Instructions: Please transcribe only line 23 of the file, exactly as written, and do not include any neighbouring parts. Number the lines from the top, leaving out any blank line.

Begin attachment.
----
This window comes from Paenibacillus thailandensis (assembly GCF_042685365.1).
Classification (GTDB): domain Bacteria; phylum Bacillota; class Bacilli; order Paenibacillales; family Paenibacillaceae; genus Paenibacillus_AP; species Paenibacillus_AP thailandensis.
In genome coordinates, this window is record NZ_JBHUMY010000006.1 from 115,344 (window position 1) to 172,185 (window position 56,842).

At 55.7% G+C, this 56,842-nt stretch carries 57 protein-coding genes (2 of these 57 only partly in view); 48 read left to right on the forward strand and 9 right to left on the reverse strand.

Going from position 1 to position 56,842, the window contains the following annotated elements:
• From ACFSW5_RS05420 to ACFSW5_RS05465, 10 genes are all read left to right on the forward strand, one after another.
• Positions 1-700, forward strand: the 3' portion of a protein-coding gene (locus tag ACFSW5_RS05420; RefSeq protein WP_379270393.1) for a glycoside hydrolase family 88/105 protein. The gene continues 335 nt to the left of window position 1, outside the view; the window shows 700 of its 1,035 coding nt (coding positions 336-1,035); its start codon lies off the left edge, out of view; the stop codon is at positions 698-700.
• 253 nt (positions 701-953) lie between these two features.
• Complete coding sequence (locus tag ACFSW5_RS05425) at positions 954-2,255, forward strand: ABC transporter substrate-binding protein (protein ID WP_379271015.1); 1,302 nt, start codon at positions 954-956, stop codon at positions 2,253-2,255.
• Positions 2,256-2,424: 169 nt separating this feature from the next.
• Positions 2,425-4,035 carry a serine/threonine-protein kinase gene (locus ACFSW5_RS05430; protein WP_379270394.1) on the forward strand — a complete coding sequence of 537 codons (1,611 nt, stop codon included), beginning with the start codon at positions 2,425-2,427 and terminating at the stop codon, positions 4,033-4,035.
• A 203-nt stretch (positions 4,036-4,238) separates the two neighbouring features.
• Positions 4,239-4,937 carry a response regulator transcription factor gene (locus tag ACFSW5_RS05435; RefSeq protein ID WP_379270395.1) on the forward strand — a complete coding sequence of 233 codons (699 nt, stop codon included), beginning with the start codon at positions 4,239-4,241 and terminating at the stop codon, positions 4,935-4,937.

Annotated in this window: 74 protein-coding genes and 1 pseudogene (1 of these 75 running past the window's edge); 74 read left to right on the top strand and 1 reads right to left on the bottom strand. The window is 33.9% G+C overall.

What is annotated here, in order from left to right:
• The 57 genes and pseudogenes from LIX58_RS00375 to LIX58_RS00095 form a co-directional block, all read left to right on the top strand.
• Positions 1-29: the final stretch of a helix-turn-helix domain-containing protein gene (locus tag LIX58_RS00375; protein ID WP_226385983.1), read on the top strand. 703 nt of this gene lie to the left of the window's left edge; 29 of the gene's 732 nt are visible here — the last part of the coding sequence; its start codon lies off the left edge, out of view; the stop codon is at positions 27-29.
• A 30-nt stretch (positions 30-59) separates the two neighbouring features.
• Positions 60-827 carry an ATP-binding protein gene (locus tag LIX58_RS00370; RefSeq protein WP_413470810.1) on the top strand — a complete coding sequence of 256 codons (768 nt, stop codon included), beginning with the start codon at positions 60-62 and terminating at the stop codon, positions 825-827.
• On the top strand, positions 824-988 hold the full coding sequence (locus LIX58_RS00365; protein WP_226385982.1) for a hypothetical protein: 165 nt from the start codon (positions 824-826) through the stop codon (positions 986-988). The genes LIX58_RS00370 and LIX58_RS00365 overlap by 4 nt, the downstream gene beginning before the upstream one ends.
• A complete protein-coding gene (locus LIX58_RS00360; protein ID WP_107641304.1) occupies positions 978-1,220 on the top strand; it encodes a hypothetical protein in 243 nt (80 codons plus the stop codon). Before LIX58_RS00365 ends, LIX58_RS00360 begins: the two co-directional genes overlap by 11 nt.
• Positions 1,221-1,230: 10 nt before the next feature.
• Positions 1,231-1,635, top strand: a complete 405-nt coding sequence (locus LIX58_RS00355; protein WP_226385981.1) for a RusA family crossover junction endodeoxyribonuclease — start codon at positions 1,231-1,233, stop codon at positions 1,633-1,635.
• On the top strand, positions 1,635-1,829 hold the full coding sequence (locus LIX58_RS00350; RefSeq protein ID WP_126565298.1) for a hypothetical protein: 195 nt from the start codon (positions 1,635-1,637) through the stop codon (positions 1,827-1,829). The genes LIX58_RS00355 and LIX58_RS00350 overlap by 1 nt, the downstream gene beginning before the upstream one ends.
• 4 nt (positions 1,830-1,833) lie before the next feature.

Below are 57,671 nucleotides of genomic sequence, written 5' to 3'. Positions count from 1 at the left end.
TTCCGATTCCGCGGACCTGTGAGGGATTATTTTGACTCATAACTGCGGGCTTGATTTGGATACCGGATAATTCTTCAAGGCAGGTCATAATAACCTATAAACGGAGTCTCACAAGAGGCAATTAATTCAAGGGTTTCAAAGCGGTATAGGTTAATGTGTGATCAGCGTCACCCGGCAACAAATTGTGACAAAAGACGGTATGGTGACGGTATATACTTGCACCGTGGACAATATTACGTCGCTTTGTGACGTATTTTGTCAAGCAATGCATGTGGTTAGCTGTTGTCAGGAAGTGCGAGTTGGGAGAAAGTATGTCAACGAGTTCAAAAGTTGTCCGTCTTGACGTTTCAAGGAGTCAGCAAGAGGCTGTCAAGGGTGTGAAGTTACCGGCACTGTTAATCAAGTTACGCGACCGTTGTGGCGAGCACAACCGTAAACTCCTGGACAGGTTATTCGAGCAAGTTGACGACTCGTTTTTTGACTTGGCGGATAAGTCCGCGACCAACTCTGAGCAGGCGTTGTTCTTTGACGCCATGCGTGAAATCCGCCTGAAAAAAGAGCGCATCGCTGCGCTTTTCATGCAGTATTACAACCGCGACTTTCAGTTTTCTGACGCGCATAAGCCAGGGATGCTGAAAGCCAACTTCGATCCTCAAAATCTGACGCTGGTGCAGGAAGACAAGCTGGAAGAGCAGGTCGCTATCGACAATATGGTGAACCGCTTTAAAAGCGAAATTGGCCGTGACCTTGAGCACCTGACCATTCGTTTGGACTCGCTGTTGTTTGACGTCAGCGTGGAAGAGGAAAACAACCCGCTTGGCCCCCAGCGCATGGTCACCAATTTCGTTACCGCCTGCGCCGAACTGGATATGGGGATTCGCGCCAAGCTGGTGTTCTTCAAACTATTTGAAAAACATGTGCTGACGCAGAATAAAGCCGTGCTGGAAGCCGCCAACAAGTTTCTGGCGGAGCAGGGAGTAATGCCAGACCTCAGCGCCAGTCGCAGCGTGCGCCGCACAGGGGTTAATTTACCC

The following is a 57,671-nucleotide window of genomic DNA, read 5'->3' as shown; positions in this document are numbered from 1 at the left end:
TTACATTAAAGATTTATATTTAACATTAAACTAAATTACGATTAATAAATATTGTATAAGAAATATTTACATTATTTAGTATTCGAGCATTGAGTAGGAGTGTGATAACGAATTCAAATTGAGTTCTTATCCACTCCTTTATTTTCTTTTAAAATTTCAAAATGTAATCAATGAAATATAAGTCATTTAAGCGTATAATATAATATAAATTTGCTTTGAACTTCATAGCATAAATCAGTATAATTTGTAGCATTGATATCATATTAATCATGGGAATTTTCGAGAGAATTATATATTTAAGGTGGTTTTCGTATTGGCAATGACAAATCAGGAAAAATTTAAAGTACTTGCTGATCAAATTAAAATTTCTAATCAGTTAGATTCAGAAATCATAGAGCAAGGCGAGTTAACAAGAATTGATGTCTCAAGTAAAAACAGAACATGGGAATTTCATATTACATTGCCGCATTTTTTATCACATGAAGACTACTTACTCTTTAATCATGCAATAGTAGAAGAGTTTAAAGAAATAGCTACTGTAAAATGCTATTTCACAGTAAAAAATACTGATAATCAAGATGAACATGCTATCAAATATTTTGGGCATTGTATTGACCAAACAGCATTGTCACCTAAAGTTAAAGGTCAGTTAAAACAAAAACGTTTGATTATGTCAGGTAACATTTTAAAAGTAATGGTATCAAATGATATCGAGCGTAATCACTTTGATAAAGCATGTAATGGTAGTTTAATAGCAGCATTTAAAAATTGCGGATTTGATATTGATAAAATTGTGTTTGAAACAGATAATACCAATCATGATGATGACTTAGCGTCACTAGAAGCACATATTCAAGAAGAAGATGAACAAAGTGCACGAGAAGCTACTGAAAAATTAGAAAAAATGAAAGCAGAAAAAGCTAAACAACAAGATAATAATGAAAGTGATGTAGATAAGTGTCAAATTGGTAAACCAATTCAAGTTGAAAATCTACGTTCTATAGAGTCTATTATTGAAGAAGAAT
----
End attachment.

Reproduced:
• Positions 1,231-1,635, top strand: a complete 405-nt coding sequence (locus LIX58_RS00355; protein WP_226385981.1) for a RusA family crossover junction endodeoxyribonuclease — start codon at positions 1,231-1,233, stop codon at positions 1,633-1,635.